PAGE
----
An unforgiving southeast wind cut across Cape May, New Jersey, on a recent Tuesday morning; the 50-mile-per-hour gusts were so strong they created white caps on a section of the bay here that is typically calm.
There would be no fishing for Bill Bright and his crew.
"We don't have crop insurance. If the fish don't show up, there's no bailout," the 64-year-old said, standing on the deck of the Eva Marie, an 88-foot-long fishing vessel used to catch herring.
As a lifelong fisherman, Bright is used to slow days. But a recent shift in tidal fortunes here has nothing to do with fish and everything to do with the federal government.
"What's at stake for us is our future," Bright said.
For years, fishermen like Bill Bright and his colleague Wayne Reichle have been required to take federal observers on their boats when they set out into the North Atlantic in search of herring. Those observers are making sure fishermen are catching what they're legally allowed, most of it in efforts to prevent overfishing.
But back in 2020, federal regulators moved to require herring fishermen to directly pay observers salaries, a move that could potentially cost herring fishermen up to $700 per day.
By some estimates, that could top 20% of revenue from a fisherman's catch.
"From the beginning, the most important thing for us was the ability to continue fishing and continue operating the way we've operated for a number of years," Wayne Reichle said.
As a result, Reichle, Bright and a half dozen other fishermen sued the federal government.
A case that has rippled so far beyond the shores of New Jersey that it has now ended up before the Supreme Court. Loper Bright Enterprises, Inc. v. Gina Raimondo is set to be argued before the court in January 2024.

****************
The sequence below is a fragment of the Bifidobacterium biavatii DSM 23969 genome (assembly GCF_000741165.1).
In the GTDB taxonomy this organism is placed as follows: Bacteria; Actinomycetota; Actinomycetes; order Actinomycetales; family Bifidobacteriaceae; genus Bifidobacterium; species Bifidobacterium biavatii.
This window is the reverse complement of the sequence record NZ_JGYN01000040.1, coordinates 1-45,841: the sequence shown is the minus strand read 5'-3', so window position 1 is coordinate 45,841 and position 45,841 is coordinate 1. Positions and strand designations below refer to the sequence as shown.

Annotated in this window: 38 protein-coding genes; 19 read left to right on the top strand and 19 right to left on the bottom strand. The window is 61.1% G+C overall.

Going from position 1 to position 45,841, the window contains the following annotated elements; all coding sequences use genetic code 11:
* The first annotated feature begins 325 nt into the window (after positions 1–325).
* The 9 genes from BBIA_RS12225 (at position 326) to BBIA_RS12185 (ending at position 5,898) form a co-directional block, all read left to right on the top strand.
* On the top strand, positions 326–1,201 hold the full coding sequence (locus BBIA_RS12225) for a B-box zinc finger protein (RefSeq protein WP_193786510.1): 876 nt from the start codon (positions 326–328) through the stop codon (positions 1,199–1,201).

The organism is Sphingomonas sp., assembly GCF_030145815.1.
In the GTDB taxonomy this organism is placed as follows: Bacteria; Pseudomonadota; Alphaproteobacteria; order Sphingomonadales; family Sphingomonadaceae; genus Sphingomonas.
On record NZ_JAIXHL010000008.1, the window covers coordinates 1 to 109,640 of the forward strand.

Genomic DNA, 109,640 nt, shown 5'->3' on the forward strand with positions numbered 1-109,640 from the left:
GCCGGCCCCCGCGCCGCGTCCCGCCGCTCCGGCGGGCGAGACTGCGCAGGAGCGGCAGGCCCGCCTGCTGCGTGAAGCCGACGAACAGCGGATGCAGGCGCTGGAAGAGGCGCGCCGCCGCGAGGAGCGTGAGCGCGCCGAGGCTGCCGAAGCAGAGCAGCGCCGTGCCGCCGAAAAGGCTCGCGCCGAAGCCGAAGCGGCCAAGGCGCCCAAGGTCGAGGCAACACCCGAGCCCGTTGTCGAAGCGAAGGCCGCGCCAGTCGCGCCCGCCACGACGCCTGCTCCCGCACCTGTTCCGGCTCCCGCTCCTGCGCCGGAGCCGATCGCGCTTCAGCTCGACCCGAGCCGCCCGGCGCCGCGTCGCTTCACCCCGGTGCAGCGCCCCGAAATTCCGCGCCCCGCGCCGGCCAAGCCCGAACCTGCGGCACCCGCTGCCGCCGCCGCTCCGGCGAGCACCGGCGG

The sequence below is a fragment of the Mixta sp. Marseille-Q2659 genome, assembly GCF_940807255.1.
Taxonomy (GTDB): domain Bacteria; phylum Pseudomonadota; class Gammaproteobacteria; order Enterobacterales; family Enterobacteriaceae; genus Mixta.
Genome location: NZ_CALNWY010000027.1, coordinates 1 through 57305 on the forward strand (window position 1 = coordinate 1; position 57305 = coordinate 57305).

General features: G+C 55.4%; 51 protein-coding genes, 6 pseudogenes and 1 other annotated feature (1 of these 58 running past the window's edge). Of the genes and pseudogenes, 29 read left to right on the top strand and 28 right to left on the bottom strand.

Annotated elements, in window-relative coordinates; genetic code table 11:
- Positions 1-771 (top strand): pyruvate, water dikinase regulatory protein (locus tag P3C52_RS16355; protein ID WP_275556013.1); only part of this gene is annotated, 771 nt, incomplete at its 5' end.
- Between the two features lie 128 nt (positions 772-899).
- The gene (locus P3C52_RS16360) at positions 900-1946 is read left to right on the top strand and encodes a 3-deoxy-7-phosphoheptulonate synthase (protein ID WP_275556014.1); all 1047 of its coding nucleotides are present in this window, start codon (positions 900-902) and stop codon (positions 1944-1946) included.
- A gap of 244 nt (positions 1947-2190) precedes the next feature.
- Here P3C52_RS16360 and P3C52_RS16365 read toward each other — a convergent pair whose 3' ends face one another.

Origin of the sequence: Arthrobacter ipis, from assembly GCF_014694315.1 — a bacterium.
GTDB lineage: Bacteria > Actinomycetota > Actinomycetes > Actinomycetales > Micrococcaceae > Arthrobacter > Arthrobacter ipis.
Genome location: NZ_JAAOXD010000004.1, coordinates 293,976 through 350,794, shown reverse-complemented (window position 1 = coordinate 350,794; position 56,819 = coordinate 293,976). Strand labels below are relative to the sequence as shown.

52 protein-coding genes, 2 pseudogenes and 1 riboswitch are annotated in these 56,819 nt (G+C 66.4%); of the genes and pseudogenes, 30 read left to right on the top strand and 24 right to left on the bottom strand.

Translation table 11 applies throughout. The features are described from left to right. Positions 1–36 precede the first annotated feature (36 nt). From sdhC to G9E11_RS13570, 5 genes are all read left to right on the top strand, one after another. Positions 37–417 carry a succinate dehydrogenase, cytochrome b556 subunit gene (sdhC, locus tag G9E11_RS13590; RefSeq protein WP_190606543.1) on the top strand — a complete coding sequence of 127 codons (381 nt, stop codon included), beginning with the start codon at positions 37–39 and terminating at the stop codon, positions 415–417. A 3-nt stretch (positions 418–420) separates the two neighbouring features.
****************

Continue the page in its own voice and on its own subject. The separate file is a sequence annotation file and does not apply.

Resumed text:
"From the beginning, the most important thing for us was the ability to continue fishing and continue operating the way we've operated for a number of years. It's about us being able to maintain our livelihoods and operations," Reichle said.
A ruling in their favor could drastically change how the federal government oversees nearly every industry in the country. Legal experts say the case has the potential to overturn the Chevron doctrine.
Established in 1984, it says that when a law is silent about what is required in a specific situation, federal courts must defer to regulatory agencies like NOAA or the EPA.
Meredith Moore, the Director of the Fish Conservation Program at Ocean Conservancy, is watching the case closely.
"We have really deep concerns, not only about what this means for fish but everyone else who cares about how our government tries to keep us safe and healthy," Moore said.
"The case is taking on the role of science and expertise in the government; it stands to shift the balance of who is deciding those issues. The result of this case could change the way Congress, the Executive Branch, and Judiciary work together," Moore added.
Most of the fishermen involved in the cases never expected this much notoriety. They say they have no problem carrying regulators aboard their boats but don't believe they should have to pay those observers salaries. For them, it's not so much about making history as it is about ensuring their kids and grandkids can afford to keep fishing in these waters in the future.
"There's not a fisherman on this coast that is not watching very closely," Bill Bright said.
Trending stories at Scrippsnews.com